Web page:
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I'm showing a web app in an UIWebView, and sometimes the content of pages will change. After content have been changed the app clears the cache. But when I go to a page I've previously visited the UIWebView doesn't send a HTTP GET request, but loads from cache even though I've disabled cache like so:

[[NSURLCache sharedURLCache] removeAllCachedResponses];
[[NSURLCache sharedURLCache] setDiskCapacity:0];
[[NSURLCache sharedURLCache] setMemoryCapacity:0];

Initally I'm loading a request with cachePolicy cachePolicy:NSURLRequestReturnCacheDataElseLoad.

[self.webView loadRequest:[NSURLRequest requestWithURL:[NSURL URLWithString:myURLString] cachePolicy:NSURLRequestReturnCacheDataElseLoad timeoutInterval:10.0]];

UIWebView have some kind of internal cache. Already visited pages will be loaded from this internal cache instead of going through NSURLCache and also there's no request sent.

Is there any way to clear the internal cache of UIWebView? I'm even recreating the UIWebView but the cache is still there.

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Have you try the solution here : stackoverflow.com/a/14096331/1749367 – helper Oct 1 '13 at 13:11
Yes, no success with any of those solutions works for what I want to accomplish. – Niklas Berglund Oct 13 '13 at 18:49
I've found a workaround - setting the Cache-Control attribute in the HTTP response header to max-age=0. Then a request will be sent for the resource every time. A way to solve it could be to keep track of if a file has been requested before since the last cache purge, and set max-age to another value(e.g. 3600) the second time a resource is loaded after the last purge. – Niklas Berglund Oct 13 '13 at 18:53
Just realised that this workaround doesn't work, as when a resource is cached it won't be reloaded after cache purge so I then lose control over it. – Niklas Berglund Oct 13 '13 at 19:26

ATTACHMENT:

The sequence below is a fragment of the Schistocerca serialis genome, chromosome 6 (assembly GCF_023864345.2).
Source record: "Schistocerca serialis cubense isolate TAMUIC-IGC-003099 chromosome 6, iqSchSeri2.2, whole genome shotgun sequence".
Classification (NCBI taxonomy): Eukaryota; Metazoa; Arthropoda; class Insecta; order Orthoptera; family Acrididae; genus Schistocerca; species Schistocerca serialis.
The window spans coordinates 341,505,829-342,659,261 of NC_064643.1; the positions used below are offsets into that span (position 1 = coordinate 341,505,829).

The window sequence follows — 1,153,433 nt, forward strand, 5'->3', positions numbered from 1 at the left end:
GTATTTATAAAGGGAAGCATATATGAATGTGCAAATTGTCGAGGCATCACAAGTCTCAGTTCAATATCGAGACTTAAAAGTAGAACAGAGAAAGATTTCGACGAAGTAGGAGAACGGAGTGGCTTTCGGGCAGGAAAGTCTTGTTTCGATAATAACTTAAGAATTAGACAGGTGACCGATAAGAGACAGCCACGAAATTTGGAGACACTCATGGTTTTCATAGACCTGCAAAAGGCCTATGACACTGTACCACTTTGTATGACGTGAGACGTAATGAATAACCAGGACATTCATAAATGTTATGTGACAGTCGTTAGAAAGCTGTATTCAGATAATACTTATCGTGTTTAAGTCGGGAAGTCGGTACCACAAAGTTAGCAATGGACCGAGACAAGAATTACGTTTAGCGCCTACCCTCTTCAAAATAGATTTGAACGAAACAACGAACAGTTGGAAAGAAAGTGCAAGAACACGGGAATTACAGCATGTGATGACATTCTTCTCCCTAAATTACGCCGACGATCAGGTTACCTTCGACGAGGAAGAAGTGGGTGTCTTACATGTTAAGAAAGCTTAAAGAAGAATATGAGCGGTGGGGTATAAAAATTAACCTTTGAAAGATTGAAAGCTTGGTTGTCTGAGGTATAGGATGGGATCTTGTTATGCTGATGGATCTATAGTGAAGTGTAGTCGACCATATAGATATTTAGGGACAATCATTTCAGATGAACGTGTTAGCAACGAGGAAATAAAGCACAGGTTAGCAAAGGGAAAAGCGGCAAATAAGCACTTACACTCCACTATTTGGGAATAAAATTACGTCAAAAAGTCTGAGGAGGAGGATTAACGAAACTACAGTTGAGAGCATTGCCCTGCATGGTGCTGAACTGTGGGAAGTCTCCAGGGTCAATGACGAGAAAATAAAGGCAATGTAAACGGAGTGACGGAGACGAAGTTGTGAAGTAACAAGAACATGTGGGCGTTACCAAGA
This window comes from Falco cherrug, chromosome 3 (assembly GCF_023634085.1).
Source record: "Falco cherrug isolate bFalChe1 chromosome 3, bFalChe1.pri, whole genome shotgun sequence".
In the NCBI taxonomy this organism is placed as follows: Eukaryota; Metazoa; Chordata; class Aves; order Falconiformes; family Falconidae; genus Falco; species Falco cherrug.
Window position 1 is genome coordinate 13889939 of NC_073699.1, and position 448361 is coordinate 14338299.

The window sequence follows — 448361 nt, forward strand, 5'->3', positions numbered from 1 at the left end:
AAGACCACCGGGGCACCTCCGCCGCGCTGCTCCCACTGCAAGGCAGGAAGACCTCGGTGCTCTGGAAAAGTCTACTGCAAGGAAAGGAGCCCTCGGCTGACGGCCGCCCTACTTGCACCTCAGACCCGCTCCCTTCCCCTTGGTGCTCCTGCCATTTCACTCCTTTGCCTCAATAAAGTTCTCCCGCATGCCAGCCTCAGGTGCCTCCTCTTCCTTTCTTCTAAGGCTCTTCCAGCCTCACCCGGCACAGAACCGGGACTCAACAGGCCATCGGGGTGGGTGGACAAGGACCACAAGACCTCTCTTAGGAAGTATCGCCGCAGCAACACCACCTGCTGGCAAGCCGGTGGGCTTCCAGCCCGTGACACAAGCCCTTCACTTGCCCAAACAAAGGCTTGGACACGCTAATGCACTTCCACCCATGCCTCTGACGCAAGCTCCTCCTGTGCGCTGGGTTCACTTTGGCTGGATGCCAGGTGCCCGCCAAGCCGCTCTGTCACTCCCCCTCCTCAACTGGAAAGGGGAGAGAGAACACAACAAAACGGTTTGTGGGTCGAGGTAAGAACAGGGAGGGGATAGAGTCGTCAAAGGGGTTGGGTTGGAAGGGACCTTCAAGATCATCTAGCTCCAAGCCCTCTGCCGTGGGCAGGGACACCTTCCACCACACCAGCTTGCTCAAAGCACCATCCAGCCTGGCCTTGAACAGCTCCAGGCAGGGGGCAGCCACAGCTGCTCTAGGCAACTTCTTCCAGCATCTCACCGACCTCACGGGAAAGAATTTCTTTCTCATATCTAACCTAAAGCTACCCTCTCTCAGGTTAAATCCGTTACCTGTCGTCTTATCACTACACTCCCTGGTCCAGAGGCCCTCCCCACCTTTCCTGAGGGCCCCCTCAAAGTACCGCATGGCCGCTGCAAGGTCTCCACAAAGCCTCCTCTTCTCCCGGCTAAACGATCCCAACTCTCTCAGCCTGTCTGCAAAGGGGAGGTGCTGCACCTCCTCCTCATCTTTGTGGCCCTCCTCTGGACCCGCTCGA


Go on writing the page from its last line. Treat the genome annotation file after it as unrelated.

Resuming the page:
@Ravi no, my conclusion was that there is no way to clear the cache other than restarting the app. Which is how I did it in the end. When cache must be cleared the user is asked to restart the application. They click a button and the app quit itself for the user. – Niklas Berglund Nov 21 '13 at 16:06

It appears that what's happening here is that it reloads the actual HTML file, but does not necessarily reload the resources within that page.

A possible solution I've seen is to append a query parameter on to the end of the URL. For example:

NSString *testURL = [NSString stringWithFormat:@"%@?t=%@", url, randQuery];
[self.webView loadRequest:[NSURLRequest requestWithURL:[NSURL URLWithString:testURL] cachePolicy:NSURLRequestReloadIgnoringLocalAndRemoteCacheData timeoutInterval:10.0]];

where you generate a random alphanumeric string as your randQuery query parameter, or keep a persistent count and just count up.

This should force the UIWebView to load from the remote resource.

share|improve this answer
I don't want to disable caching completely though. Sorry, my use of NSURLRequestReloadIgnoringLocalAndRemoteCacheData is confusing. Will update the question. Actually using cachePolicy:NSURLRequestReturnCacheDataElseLoad. Want it to be cached until I purge the cache. – Niklas Berglund Oct 13 '13 at 19:21
Then it sounds like you'll just have to use the server side, you could possibly use AJAX requests or Web Sockets when the content changes rather than trying to refresh the page. Would that possibly work in your situation? – Joel Fischer Oct 13 '13 at 19:34
Good idea, but not suitable in my case. Another company created the web app. I can modify it though, but the web app has already been built. – Niklas Berglund Oct 13 '13 at 19:47
Hmmm I guess I could append a string at the end of URI's. A string that is unique per cache purge. Then the web app would have to append this string like some-resource.html?lastpurge=1381693741. To all references to resources. – Niklas Berglund Oct 13 '13 at 19:50
Yeah, that sounds a lot like I proposed above, just instead of doing a random string on every refresh, you build a string for each cache-purge. That might give you the control you're looking for. – Joel Fischer Oct 13 '13 at 20:22

I had the same issue and setting HTTPShouldHandleCookies property to NO fixed my problem.

For example:

NSMutableURLRequest  *request = [NSMutableURLRequest requestWithURL:[NSURL URLWithString:strurl]];

[request setHTTPShouldHandleCookies:NO];

[webView loadRequest: request];

Hope this help.

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Didn't work for me - I'm accessing local files though, not over network. Thanks anyway :) – Pirkka Esko Sep 2 '14 at 5:57

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